An employment contract is an agreement between you and your employer which outlines the rights and responsibilities of both parties. It should include things like the rate of pay, the location of the workplace, and the amount of holiday you are entitled to.
Having agreed to its terms and conditions, the contract can only be changed by the employee or the employer with explicit agreement from both parties (unless there is a ‘variation clause’ outlining the right of the employer to make reasonable changes).
Say your employer wants to reduce your contracted hours. Because this change will impact your pay, you might be hesitant to accept the reduction. If you don’t accept the changes made to your contract, but don’t want to resign, you can choose to work under protest.
What does working under protest mean?
Working under protest means that you, as an employee, continue to work under the changed terms of an employment contract – such as reduced working hours or an alternate location – but notify your employer that you do not accept the changes, allowing discussions to take place to resolve your grievance.
The notification that you do not accept the changes should be communicated in writing (so that you can keep a record of its occurrence), and repeated at regular intervals, such as each payday. If the matter cannot be satisfactorily resolved, and ultimately results in legal action, that regularity minimises the likelihood of your employer claiming that you accepted the changed terms.
Working under protest should be a temporary measure put into place while you take steps to resolve your grievance. As part of your written notification, you should make three things clear:
- That you do not agree to the change;
- That you’re working under protest; and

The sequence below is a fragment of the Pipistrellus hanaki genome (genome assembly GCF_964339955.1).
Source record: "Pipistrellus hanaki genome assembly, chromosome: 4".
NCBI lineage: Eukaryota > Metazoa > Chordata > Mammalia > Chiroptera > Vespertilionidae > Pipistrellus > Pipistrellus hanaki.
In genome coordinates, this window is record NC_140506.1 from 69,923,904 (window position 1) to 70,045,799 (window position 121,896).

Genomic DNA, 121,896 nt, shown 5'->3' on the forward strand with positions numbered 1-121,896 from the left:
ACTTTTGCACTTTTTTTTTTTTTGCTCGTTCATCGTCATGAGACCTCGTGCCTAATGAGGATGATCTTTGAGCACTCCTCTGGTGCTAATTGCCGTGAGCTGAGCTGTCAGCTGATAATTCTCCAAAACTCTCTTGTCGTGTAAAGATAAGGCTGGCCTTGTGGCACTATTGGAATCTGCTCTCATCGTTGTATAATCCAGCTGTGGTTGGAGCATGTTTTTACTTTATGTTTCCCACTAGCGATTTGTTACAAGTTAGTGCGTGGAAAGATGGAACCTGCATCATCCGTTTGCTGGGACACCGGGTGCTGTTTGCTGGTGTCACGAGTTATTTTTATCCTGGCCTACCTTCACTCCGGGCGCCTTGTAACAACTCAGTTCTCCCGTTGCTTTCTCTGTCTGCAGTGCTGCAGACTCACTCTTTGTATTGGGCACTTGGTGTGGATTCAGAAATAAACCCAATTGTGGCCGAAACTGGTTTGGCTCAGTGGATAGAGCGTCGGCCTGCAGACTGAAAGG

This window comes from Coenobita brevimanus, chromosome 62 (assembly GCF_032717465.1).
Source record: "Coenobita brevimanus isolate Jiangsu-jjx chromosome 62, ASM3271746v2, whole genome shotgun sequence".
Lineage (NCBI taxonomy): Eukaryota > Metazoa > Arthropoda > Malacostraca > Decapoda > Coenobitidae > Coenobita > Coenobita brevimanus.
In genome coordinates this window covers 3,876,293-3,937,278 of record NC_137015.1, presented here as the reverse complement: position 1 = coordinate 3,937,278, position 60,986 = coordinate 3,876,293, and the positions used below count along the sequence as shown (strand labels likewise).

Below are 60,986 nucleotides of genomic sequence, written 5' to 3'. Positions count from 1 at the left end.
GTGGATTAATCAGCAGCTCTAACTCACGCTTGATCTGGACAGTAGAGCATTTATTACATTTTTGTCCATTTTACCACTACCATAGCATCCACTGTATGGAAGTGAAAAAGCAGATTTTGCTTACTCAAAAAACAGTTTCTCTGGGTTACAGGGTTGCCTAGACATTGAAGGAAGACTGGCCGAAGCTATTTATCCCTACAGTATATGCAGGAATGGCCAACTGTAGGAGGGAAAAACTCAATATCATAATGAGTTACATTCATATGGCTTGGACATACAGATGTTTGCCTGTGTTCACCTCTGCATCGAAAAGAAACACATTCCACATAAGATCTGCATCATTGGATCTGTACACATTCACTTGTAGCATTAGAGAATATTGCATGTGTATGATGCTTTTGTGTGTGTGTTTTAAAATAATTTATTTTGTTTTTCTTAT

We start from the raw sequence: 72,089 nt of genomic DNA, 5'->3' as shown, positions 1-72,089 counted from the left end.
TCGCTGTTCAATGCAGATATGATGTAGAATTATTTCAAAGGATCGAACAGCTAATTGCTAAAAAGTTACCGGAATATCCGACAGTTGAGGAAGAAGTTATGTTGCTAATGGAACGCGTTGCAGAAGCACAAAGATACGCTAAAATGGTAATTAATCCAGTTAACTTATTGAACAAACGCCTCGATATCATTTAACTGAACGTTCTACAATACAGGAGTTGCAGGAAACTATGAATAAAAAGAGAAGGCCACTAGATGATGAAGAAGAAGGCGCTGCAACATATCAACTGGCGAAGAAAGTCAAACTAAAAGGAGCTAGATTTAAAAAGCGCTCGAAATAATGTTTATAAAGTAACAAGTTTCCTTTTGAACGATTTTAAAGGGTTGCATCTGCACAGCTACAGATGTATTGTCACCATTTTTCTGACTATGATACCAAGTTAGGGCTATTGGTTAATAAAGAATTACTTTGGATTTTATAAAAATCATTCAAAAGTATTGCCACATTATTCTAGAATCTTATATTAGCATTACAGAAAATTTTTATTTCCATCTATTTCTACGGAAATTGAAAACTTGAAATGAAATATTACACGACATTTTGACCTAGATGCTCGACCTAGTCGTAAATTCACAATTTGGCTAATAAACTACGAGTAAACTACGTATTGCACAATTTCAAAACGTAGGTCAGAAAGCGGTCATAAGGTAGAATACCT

- That you will consider taking legal action if your concerns are not resolved.
Contractual changes that can cause working under protest
While working under protest might result from a number of complex factors, some of the most common contractual reasons for it arising are:
- Cutting an employee’s basic rate of pay;
- Reducing bonuses;
- Cutting overtime rates of pay;
- Reducing holiday pay;
- Reducing sick pay;
- Reducing pension contributions;
- Reducing or increasing an employee’s hours;
- Changing the times or place that an employee works (such as an office relocation);
- Changing the duties that an employee is expected to perform;
- Reducing fringe benefits; or
- Changing redundancy rights.
Working under protest is an effective way for you to register dissatisfaction with a proposed change to your contract; open discussions to resolve your grievance; and reserve your right to take legal action based on the change, should the need arise.
How might a working under protest situation be resolved through dialogue?
The purpose of dialogue is to reach an agreement that both parties are satisfied with. The first step before escalation to formal proceedings is likely to be an informal discussion, during which you and your employer might try to arrive at an adequate compromise. Perhaps the reduction in working hours might be less significant than originally planned, or your employer might enhance certain benefits to make up for others that are being lost. Engaging in professional mediation services can improve the likelihood of these discussions leading to a resolution.
If those informal discussions prove unsuccessful, the next step might be for you to raise a formal grievance. Your employer will then have to investigate this, and hold a hearing for you to state your case.
Following the hearing, your employer is required to provide a written outcome detailing any further steps to be taken, such as issuing the amended contract for signature. If there is no satisfactory outcome from the discussions, you might consider taking legal action.
How might a working under protest situation be resolved through legal action?
There are several possible avenues for legal action following an unresolved claim of working under protest. You might, for example, be able to make a legal claim for breach of contract and an unlawful deduction of wages (if any proposed alterations affect your pay).
Alternatively, resigning and making an employment tribunal claim of constructive dismissal is a relevant course of action if you feel that the changes have been made in a deliberate attempt to force your resignation.
If you are considering taking legal action against your employer, it’s important that you refer to guidelines published by the Advisory, Conciliation and Arbitration Service (Acas). Acas is a public body set up to help resolve workplace disputes between employers and employees.
You should also consult with employment law specialists, who can provide advice and assistance throughout any legal processes relating to working under protest. For more information about how the team at Loch Employment Law can help, speak to us today.